Santa Fe’s approach to homelessness keeps getting tweaked, even as some of the issue’s problems and symptoms seem to never change.
On the good news side is the Alternative Response Unit, a partnership of the Santa Fe police and fire departments. It screens dispatch calls to determine where and when services beyond a typical police response can be appropriate. The ARU team, which includes a caseworker, a paramedic and a police officer, can help in a variety of circumstances, including mental health issues and homelessness.
Andres Mercado of the Fire Department says the program shows “how to get out of the brick-and-mortar institutions and take care to where the people are,” and straddles the intersection of public health and public safety – the same space where most people find themselves when trying to settle on their own views and attitudes about the homeless.
On a recent day, the ARU team cleared out a homeless camp from beneath a St. Francis Drive overpass, but offered the campers help on how to find another place to live and access other services. They also tried to help a woman facing a trespassing charge for parking her motorhome on the lot at the Santa Fe Suites, the former hotel that’s been converted to affordable, rehab and homeless housing, and set up a medical appointment for a man camping along the Rail Trail near Second Street.
Mayor Alan Webber told the Journal North’s Isabella Alves that the city has spent $3.4 million a year chasing homeless encampments across the city. The ARU is an effort to get to the root causes of homelessness and “getting different outcomes,” Webber said.
The ARU, which went online in May, now operates three days a week, with plans to expand to a fourth, and the city departments are interviewing for a second team. The program also includes office-based caseworkers.
The ARU looks like a welcome addition to the city’s homelessness toolkit, joining other recent efforts, such as using former college dorms to take some people off the streets and the Santa Fe Suites project. It’s hard to know whether the ARU program can make a major dent in homelessness, but it does combine appropriate community values of enforcement and compassion.
Meanwhile, problems remain around Santa Fe’s ground zero for homeless issues – the Interfaith Community Shelter at Pete’s Place on Cerrillos Road. In the latest public discussion about the shelter, neighborhood residents and businesses complained anew about such longstanding problems as drug dealing, sexual assault and overflow sidewalk camping. Probably nothing will change much in the near future, although leaders from the city and the shelter said they’ll work to make things better and that the Santa Fe community needs to come together if a better location is to be found.
That better location probably won’t be on the city schools-owned open space along Siringo Road between Santa Fe High School and the La Farge branch library, near Milagro Middle School. The school district, with the city providing police security, recently cleared out a major encampment in an arroyo that runs through the property, an unsafe spot during the monsoon season.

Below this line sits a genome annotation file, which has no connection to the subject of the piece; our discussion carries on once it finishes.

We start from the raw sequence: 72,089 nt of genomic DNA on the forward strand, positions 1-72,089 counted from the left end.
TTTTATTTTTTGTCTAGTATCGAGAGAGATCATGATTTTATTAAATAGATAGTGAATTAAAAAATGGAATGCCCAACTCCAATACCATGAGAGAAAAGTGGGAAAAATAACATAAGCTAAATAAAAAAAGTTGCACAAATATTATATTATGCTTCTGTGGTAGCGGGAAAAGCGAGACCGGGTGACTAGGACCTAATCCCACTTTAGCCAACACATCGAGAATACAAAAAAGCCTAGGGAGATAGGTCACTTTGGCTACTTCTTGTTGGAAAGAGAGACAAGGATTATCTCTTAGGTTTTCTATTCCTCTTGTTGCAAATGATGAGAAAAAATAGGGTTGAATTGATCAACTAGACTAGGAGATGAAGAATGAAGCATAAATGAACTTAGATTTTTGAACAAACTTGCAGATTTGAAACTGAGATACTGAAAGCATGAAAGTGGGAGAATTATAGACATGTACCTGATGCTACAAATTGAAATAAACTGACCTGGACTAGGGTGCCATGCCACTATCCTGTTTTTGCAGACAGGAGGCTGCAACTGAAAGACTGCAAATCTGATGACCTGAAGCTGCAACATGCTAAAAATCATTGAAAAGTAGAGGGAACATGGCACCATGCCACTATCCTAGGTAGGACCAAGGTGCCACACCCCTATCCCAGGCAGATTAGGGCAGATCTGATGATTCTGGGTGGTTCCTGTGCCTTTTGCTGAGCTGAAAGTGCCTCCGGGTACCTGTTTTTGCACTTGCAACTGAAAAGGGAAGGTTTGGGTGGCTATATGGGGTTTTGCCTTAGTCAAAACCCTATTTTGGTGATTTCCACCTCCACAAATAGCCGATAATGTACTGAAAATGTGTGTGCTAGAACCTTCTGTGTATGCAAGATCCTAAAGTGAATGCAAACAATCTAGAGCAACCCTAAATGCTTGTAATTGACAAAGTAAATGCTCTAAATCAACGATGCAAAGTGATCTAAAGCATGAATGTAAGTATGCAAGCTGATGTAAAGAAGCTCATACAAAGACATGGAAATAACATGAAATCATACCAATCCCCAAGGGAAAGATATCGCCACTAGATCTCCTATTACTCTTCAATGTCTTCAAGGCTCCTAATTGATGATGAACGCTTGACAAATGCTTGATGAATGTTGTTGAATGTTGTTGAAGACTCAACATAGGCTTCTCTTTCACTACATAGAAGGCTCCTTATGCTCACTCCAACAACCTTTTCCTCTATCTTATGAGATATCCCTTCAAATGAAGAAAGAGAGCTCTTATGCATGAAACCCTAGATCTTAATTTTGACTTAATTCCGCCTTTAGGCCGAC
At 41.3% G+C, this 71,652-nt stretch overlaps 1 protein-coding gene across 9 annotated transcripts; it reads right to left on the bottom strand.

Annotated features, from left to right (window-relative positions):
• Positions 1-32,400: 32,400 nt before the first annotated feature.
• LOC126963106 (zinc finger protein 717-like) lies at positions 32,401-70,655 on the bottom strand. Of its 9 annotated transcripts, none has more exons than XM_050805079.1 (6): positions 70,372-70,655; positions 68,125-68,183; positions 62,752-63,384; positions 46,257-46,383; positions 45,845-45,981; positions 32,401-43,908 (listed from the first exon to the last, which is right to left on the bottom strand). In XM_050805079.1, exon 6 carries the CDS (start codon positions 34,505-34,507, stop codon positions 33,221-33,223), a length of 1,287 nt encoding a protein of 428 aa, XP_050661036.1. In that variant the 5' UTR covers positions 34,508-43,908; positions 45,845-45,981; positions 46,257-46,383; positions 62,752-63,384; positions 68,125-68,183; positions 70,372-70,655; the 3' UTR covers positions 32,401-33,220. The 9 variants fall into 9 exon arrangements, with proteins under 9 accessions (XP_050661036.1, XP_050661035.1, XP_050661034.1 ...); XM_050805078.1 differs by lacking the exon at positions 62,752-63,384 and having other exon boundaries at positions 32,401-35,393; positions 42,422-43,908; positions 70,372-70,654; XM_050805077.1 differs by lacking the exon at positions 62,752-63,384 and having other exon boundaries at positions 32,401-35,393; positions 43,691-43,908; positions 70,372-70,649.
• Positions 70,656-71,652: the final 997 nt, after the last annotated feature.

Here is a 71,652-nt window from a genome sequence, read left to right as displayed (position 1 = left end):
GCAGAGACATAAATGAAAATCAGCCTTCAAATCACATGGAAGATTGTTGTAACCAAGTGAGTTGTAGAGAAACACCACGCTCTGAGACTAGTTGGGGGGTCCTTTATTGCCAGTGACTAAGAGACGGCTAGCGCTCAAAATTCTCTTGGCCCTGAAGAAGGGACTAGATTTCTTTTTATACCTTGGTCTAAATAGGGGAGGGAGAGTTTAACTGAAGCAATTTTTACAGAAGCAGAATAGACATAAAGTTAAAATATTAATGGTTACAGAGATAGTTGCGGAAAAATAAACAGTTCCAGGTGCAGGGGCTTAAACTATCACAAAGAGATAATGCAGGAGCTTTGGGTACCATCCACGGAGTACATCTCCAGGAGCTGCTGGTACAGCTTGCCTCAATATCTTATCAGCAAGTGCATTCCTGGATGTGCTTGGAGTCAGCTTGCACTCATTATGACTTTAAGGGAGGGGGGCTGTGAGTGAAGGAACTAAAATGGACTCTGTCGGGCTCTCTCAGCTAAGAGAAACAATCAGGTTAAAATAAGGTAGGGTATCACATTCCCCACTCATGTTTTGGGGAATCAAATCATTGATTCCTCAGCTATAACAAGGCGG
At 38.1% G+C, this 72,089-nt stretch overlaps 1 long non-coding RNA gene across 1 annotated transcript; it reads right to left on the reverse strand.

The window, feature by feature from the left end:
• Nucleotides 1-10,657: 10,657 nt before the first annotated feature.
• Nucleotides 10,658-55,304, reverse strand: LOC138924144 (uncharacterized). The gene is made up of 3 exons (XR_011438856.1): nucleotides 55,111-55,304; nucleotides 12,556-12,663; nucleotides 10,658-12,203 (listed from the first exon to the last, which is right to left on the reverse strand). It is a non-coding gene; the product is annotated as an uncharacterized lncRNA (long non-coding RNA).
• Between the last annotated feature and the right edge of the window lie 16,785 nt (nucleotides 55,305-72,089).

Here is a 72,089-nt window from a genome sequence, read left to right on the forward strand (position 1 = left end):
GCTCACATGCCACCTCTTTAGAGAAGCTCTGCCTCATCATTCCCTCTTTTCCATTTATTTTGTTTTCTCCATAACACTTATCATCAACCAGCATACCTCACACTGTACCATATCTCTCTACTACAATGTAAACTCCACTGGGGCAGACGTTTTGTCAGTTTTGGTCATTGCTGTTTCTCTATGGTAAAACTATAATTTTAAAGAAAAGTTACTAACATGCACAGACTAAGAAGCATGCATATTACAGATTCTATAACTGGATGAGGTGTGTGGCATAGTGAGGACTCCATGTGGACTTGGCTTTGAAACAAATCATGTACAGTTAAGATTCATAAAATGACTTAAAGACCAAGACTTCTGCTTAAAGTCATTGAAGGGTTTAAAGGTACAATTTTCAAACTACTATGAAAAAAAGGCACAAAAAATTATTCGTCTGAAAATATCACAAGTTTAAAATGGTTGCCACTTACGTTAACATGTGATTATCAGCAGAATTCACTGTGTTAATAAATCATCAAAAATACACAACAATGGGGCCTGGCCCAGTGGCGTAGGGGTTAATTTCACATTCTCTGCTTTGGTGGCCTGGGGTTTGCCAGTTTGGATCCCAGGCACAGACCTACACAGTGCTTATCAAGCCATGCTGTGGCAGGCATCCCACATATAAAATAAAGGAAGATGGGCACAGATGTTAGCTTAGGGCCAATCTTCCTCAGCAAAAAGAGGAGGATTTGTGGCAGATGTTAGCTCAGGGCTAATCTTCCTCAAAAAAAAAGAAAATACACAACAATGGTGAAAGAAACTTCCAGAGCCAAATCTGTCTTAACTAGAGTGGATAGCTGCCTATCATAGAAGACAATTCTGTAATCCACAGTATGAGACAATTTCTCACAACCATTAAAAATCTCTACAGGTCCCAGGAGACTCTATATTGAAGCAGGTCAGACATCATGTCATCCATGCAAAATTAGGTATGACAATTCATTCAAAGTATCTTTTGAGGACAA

As the COVID-19 pandemic ramped up last year, the city eased restrictions on camping on public property, but now says it will respond to complaints from the public and remove encampments considered hazardous. This policy surely will be tested soon and often, as it appears that at least some campers from the school district property have already simply moved to other public spaces in Midtown, such as Southridge/Llano Street Park to the east.
As the homeless issue continues to simmer, the city is coincidentally reopening discussion of what to do with another, particularly large public space – its mostly vacant, 60-acre Midtown Campus property.
This time around, whether some segment of the campus should be used for a major homeless center has to be on the table, even if the vision of the campus becoming a gleaming mix of residential, retail, office, education and arts- or tech-based development remains.
Santa Fe needs a central location to provide the homeless population with shelter, and maybe camping space, along with such amenities as showers and services, including health care, counseling and job training. Some portion of the campus property could be the best option, particularly if the campus is expanded with the addition of adjacent state property. That would mean more land to provide a buffer between a homeless center, other development and nearby neighborhoods. Trying to push such a facility far out to the city’s edges is unrealistic – it’s not where the clients for the needed services congregate.
As we’ve said before, homelessness is an extremely difficult issue that can overwhelm even the best intentions of combined city/private efforts. Santa Fe needs to continue to try new options toward reaching the mayor’s goal of “different outcomes” on this issue that don’t include continuing to ask one particular group of residents or businesses to take the hit for all of us.